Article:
Vivian Grisogono


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In this section, basic exercises are described in detail. They are listed according to the part of the body they relate to most directly, although many exercises are good for more than one joint or a single section of the body. The central part of your body is the key to how you move and hold yourself. Good balance between all the component parts - the pelvis, stomach area, low back, upper back, chest and shoulder girdle - is essential for all activities and for avoiding pain, especially in the back. Balanced trunk exercises are the key to avoiding back problems or recovering from back pain. Although you may need to focus on a particular part of your body because of injury or imbalance, it is always important to do exercises for the rest of the body as well, and especially for the central area, the trunk.

You can learn how to do the exercises properly, and what each one is good for. Instructions on the pattern of movement, breathing pattern and appropriate speed are given with each exercise, as well as warnings on how to recognise when you should not do a particular movement. For maximum benefit, each exercise should be done very precisely, with attention to the details of the movement. Therefore, they should be done slowly at first, although some are also suitable for aerobic training, and can be done at speed once you have mastered the correct technique of the movement.

For healthy joints, you need to maintain full mobility in each joint, combined with stability. Excessive loading or jarring should be avoided. Stability and good function in your joints depend on muscle efficiency and nerve-muscle co-ordination. Muscle conditioning exercises include strengthening and stretching techniques. Strengthening can be dynamic, involving a movement or movement pattern, or static, where a contraction is held for a few seconds and then relaxed completely. Dynamic exercises which aim to improve muscle condition and strength are usually done against a resistance, which can be bodyweight, a pulley or spring resistance, a weight, dumb-bell or weights bar, or a weight training resistance machine. Resistance exercise generally involves two types of muscle action, concentric and eccentric. In concentric action, a muscle group shortens to perform an action against gravity or a resistance, whereas in an eccentric contraction the muscle group lengthens out to control a movement which would otherwise happen under the influence of gravity or a load.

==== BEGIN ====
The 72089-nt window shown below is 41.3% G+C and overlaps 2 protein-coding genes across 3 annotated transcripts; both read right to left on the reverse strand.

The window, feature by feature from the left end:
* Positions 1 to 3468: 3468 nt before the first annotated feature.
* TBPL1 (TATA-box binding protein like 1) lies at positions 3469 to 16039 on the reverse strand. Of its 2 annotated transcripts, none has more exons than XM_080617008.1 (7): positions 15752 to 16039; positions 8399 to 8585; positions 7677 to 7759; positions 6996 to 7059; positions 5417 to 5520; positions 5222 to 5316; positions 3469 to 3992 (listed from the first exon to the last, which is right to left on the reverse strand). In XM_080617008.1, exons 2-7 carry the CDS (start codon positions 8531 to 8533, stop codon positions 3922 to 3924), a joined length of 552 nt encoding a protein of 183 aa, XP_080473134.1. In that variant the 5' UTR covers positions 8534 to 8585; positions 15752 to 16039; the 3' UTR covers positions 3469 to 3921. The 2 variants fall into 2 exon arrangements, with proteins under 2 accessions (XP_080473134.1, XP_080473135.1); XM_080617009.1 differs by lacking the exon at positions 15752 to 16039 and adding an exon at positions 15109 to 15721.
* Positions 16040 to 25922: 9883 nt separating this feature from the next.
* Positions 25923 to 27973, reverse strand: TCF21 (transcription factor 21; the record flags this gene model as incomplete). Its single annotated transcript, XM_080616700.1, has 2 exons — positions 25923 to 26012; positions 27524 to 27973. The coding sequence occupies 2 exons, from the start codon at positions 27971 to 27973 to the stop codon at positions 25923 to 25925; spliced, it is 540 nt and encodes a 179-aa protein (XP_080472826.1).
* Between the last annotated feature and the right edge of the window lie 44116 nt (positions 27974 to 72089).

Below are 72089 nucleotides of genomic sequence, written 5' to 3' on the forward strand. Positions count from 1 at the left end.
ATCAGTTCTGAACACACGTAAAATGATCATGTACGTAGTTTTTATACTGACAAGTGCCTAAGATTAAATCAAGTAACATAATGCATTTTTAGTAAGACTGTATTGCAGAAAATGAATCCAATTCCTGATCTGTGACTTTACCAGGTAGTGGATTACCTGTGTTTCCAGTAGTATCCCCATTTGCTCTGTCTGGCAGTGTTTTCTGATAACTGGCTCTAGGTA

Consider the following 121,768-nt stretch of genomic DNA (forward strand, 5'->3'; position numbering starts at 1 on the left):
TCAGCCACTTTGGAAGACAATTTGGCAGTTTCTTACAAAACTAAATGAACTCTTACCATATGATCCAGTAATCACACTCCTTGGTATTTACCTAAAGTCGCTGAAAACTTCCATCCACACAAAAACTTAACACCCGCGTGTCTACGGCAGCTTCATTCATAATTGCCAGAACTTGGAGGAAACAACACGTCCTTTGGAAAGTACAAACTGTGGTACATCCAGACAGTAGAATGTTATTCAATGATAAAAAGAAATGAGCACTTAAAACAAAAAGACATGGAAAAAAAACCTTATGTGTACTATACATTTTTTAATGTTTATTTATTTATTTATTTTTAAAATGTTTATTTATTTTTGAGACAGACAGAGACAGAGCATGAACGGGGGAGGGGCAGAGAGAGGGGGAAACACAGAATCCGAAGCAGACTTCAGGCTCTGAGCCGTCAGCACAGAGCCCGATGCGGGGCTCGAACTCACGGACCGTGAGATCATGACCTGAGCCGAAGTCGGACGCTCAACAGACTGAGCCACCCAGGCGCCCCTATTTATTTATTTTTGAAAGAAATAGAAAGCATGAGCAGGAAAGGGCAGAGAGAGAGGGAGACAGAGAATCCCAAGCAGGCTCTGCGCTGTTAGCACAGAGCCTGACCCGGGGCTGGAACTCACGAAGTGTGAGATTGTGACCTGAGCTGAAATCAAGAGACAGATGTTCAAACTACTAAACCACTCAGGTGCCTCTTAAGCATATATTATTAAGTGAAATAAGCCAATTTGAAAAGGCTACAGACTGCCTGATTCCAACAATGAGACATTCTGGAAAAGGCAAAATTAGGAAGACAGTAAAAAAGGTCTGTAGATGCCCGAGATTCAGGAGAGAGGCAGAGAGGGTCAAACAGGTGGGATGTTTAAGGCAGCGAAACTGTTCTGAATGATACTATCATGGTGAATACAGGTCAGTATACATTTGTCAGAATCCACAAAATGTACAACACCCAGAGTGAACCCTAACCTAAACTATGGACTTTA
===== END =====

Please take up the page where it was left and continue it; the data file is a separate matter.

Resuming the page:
These exercises are suitable for rehabilitation following injuries, and for general body conditioning. They are good for your muscles, joints, nerve-muscle co-ordination, circulation and balance. To create body balance, you need to select a variety of exercises covering the various parts of the body. In the normal way, the exercises you find most difficult are the ones you need most.

The exercises are safe to do in most situations. Do pay attention to the safety instructions. They may not be suitable for people suffering from neurological problems, for instance after a stroke or head injury: rehabilitation for neurological impairment requires carefully directed patterns of movement, until recovery is well advanced. Patients suffering from neurological conditions of any kind should only do physical exercise under the guidance of a specialist neurological physiotherapist, or other appropriate practitioner.

REMEMBER: never do any exercises which cause or aggravate pain. Do not start or continue exercising if you have a headache, dizziness or light-headedness. Never do strenuous physical exercise if you are unwell. If in doubt, always take advice from your doctor or a suitably qualified, experienced professional practitioner.
© Vivian Grisogono 2008. Updated 2014